While the growing prevalence of Web 2.0 in education opens up exciting opportunities for universities to explore expansive, new literacies practices, concomitantly, it presents unique challenges. Many universities are changing from a content delivery paradigm of eLearning 1.0 to a learner-focused paradigm of eLearning 2.0. In this article, we first articulate the paradigmatic differences between eLearning 1.0 and eLearning 2.0 based on technological, social and epistemological dimensions on which we make the case that current social practices of learning in many universities are not keeping up with the possibilities afforded by the Web 2.0 tools. To illustrate our argument, we draw upon our observations of a course in which tertiary students exhibited a traditional, divide- and-conquer disposition while using wikis. There is little in-depth collaboration leading to higher order meaning making or knowledge building among these students. From these observations, we contend that to realize eLearning 2.0, there is a need to change the social-technological infrastructure in universities, and we discuss the various dimensions in which these changes could be implemented.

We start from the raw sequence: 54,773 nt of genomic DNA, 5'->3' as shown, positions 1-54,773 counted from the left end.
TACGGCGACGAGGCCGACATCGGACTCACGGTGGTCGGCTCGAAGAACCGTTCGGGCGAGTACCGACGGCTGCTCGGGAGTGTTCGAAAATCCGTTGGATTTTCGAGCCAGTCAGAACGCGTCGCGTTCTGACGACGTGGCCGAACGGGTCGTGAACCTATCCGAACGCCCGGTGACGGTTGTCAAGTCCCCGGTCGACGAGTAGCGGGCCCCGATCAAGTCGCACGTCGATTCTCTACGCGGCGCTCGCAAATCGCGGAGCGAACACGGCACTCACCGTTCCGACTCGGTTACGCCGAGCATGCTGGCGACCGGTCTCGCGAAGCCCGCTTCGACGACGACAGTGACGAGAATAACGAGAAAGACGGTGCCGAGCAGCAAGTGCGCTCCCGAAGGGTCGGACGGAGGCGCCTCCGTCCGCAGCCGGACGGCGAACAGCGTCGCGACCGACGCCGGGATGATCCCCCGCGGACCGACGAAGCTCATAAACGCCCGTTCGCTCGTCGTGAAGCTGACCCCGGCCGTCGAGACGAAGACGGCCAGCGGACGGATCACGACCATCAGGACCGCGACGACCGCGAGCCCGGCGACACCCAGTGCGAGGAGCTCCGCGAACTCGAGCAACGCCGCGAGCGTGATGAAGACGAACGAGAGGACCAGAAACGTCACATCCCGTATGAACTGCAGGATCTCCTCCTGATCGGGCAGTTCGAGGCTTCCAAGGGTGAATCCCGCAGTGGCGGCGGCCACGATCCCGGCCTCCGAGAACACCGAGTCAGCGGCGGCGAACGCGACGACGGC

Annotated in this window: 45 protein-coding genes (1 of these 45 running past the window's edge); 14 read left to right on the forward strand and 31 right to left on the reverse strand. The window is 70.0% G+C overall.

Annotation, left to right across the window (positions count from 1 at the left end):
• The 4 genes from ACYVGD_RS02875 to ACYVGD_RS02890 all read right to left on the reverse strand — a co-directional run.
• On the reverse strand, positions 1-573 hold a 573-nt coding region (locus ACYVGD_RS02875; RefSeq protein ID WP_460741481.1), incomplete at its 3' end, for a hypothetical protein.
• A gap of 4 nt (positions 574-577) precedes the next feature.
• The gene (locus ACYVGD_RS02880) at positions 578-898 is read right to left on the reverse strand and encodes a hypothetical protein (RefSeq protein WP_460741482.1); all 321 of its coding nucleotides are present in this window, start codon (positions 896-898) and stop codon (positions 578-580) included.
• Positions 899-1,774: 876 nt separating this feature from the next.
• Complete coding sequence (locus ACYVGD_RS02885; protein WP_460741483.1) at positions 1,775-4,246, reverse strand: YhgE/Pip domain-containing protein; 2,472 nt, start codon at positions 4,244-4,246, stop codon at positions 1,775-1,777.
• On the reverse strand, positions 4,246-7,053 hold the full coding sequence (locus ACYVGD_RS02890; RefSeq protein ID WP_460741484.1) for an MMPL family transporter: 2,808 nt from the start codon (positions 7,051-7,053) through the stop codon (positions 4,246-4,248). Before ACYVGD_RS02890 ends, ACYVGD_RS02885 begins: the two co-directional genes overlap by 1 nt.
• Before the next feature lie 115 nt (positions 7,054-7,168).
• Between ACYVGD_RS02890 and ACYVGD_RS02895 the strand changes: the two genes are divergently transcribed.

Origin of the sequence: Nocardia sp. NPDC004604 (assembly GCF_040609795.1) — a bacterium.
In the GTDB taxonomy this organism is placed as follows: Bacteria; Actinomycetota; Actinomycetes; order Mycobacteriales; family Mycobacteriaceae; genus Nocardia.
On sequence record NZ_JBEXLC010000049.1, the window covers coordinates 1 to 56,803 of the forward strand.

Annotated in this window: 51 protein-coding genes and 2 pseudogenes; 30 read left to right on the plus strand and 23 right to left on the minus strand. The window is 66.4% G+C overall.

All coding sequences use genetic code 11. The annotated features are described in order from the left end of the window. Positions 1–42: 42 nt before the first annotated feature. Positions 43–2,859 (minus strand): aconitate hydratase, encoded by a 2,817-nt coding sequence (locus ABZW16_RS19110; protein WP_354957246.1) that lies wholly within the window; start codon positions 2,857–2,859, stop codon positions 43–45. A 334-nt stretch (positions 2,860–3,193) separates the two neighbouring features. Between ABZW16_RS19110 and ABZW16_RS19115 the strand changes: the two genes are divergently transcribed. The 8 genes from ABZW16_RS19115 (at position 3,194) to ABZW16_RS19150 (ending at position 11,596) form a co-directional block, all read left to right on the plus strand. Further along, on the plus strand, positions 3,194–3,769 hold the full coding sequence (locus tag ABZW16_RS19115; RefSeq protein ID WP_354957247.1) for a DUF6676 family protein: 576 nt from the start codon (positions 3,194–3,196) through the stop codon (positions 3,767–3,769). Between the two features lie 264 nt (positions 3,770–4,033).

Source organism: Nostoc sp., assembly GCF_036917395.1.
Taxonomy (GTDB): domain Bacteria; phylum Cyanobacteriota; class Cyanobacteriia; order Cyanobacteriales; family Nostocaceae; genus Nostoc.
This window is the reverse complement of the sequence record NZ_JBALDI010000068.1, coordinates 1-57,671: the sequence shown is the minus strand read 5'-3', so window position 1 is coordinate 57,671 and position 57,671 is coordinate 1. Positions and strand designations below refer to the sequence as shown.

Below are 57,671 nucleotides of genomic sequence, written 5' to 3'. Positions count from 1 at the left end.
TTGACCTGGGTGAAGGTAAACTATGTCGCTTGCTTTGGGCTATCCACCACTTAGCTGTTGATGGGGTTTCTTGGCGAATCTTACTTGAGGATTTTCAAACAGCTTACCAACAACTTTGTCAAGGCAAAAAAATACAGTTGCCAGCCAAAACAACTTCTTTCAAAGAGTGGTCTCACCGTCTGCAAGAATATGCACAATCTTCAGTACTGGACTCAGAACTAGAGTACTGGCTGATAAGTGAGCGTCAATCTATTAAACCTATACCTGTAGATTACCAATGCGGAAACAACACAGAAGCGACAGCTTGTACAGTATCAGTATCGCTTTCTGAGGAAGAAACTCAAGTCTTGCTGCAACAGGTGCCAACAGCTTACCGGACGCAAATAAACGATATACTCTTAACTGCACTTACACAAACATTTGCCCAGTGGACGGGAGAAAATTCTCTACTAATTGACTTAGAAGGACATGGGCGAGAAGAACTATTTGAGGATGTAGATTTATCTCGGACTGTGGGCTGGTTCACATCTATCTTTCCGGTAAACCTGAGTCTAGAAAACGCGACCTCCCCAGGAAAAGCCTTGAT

- Elearning 2.0 design conditions
- New literacies
- Socio-technical transitory issues
- Web 2.0